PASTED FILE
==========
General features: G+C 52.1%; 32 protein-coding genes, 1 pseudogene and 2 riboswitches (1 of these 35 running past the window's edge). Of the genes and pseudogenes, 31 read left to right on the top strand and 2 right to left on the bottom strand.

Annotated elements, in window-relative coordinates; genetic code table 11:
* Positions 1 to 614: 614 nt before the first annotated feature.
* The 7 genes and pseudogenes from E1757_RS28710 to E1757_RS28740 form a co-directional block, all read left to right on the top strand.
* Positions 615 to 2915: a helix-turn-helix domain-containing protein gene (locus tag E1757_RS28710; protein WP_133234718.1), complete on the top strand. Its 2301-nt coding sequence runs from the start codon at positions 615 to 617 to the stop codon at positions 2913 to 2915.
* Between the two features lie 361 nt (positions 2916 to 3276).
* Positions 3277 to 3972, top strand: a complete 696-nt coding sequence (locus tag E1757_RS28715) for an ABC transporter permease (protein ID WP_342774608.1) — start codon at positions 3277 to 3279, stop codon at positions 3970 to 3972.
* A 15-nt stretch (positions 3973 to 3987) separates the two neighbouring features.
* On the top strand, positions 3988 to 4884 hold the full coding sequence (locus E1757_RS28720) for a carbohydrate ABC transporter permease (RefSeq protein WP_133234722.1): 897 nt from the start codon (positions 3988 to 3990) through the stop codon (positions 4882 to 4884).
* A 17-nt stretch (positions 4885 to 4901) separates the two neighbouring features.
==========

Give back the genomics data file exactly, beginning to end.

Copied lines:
General features: G+C 52.1%; 32 protein-coding genes, 1 pseudogene and 2 riboswitches (1 of these 35 running past the window's edge). Of the genes and pseudogenes, 31 read left to right on the top strand and 2 right to left on the bottom strand.

Annotated elements, in window-relative coordinates; genetic code table 11:
* Positions 1 to 614: 614 nt before the first annotated feature.
* The 7 genes and pseudogenes from E1757_RS28710 to E1757_RS28740 form a co-directional block, all read left to right on the top strand.
* Positions 615 to 2915: a helix-turn-helix domain-containing protein gene (locus tag E1757_RS28710; protein WP_133234718.1), complete on the top strand. Its 2301-nt coding sequence runs from the start codon at positions 615 to 617 to the stop codon at positions 2913 to 2915.
* Between the two features lie 361 nt (positions 2916 to 3276).
* Positions 3277 to 3972, top strand: a complete 696-nt coding sequence (locus tag E1757_RS28715) for an ABC transporter permease (protein ID WP_342774608.1) — start codon at positions 3277 to 3279, stop codon at positions 3970 to 3972.
* A 15-nt stretch (positions 3973 to 3987) separates the two neighbouring features.
* On the top strand, positions 3988 to 4884 hold the full coding sequence (locus E1757_RS28720) for a carbohydrate ABC transporter permease (RefSeq protein WP_133234722.1): 897 nt from the start codon (positions 3988 to 3990) through the stop codon (positions 4882 to 4884).
* A 17-nt stretch (positions 4885 to 4901) separates the two neighbouring features.